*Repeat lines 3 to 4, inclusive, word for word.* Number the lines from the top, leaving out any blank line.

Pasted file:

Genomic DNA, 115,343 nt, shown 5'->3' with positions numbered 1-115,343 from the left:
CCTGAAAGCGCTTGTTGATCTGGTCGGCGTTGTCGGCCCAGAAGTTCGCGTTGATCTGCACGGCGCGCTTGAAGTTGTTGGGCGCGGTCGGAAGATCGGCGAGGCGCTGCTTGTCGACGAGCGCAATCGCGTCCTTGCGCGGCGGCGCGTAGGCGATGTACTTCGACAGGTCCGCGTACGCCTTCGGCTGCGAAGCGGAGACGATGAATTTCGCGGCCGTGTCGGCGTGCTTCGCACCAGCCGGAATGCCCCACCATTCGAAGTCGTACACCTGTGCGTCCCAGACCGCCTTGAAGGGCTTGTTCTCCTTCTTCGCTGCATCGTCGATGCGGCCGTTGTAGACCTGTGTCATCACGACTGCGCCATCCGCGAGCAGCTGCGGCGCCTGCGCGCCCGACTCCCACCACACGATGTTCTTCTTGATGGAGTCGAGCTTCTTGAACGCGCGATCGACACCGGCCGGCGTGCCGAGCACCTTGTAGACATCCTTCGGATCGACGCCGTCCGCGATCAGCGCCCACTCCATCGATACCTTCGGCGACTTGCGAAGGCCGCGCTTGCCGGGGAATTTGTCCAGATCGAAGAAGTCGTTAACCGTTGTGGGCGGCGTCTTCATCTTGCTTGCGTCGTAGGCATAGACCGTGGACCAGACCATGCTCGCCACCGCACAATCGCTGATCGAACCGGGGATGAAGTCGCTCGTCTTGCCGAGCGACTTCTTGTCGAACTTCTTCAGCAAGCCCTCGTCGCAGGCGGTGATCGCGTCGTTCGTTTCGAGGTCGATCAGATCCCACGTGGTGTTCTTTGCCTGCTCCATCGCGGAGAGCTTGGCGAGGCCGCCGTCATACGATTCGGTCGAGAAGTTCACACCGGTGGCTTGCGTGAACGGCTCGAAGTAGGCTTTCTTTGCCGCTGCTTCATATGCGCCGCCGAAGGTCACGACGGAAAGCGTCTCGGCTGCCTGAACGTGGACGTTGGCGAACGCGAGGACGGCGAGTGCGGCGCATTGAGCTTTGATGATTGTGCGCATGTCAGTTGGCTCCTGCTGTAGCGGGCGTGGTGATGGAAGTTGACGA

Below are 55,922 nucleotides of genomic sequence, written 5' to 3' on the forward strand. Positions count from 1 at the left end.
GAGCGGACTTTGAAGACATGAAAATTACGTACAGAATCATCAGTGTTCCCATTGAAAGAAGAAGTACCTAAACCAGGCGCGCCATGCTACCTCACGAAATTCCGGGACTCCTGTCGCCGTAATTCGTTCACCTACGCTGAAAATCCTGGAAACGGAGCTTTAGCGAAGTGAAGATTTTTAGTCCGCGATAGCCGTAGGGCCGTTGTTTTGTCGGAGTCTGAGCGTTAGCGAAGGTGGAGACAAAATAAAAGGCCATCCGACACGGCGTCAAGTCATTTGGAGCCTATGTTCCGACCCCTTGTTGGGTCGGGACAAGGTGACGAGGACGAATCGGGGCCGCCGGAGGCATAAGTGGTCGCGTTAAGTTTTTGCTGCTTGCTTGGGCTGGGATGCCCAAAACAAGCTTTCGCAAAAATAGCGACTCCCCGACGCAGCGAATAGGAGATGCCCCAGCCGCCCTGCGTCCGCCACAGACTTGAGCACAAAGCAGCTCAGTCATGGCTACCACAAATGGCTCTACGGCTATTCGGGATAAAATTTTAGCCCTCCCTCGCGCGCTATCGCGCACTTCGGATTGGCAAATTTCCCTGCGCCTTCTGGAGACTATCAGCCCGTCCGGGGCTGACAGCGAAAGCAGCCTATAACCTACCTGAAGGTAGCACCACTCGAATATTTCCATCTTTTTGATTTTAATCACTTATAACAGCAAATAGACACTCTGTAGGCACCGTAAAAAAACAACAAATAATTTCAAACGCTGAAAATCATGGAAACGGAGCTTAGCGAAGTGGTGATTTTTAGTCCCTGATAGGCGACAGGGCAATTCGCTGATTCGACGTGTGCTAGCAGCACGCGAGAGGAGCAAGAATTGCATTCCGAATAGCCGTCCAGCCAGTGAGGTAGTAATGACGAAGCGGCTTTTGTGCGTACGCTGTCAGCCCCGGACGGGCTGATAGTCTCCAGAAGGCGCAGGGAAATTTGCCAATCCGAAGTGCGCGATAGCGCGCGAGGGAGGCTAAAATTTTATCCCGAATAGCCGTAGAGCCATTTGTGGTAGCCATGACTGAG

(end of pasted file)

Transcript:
Below are 55,922 nucleotides of genomic sequence, written 5' to 3' on the forward strand. Positions count from 1 at the left end.
GAGCGGACTTTGAAGACATGAAAATTACGTACAGAATCATCAGTGTTCCCATTGAAAGAAGAAGTACCTAAACCAGGCGCGCCATGCTACCTCACGAAATTCCGGGACTCCTGTCGCCGTAATTCGTTCACCTACGCTGAAAATCCTGGAAACGGAGCTTTAGCGAAGTGAAGATTTTTAGTCCGCGATAGCCGTAGGGCCGTTGTTTTGTCGGAGTCTGAGCGTTAGCGAAGGTGGAGACAAAATAAAAGGCCATCCGACACGGCGTCAAGTCATTTGGAGCCTATGTTCCGACCCCTTGTTGGGTCGGGACAAGGTGACGAGGACGAATCGGGGCCGCCGGAGGCATAAGTGGTCGCGTTAAGTTTTTGCTGCTTGCTTGGGCTGGGATGCCCAAAACAAGCTTTCGCAAAAATAGCGACTCCCCGACGCAGCGAATAGGAGATGCCCCAGCCGCCCTGCGTCCGCCACAGACTTGAGCACAAAGCAGCTCAGTCATGGCTACCACAAATGGCTCTACGGCTATTCGGGATAAAATTTTAGCCCTCCCTCGCGCGCTATCGCGCACTTCGGATTGGCAAATTTCCCTGCGCCTTCTGGAGACTATCAGCCCGTCCGGGGCTGACAGCGAAAGCAGCCTATAACCTACCTGAAGGTAGCACCACTCGAATATTTCCATCTTTTTGATTTTAATCACTTATAACAGCAAATAGACACTCTGTAGGCACCGTAAAAAAACAACAAATAATTTCAAACGCTGAAAATCATGGAAACGGAGCTTAGCGAAGTGGTGATTTTTAGTCCCTGATAGGCGACAGGGCAATTCGCTGATTCGACGTGTGCTAGCAGCACGCGAGAGGAGCAAGAATTGCATTCCGAATAGCCGTCCAGCCAGTGAGGTAGTAATGACGAAGCGGCTTTTGTGCGTACGCTGTCAGCCCCGGACGGGCTGATAGTCTCCAGAAGGCGCAGGGAAATTTGCCAATCCGAAGTGCGCGATAGCGCGCGAGGGAGGCTAAAATTTTATCCCGAATAGCCGTAGAGCCATTTGTGGTAGCCATGACTGAG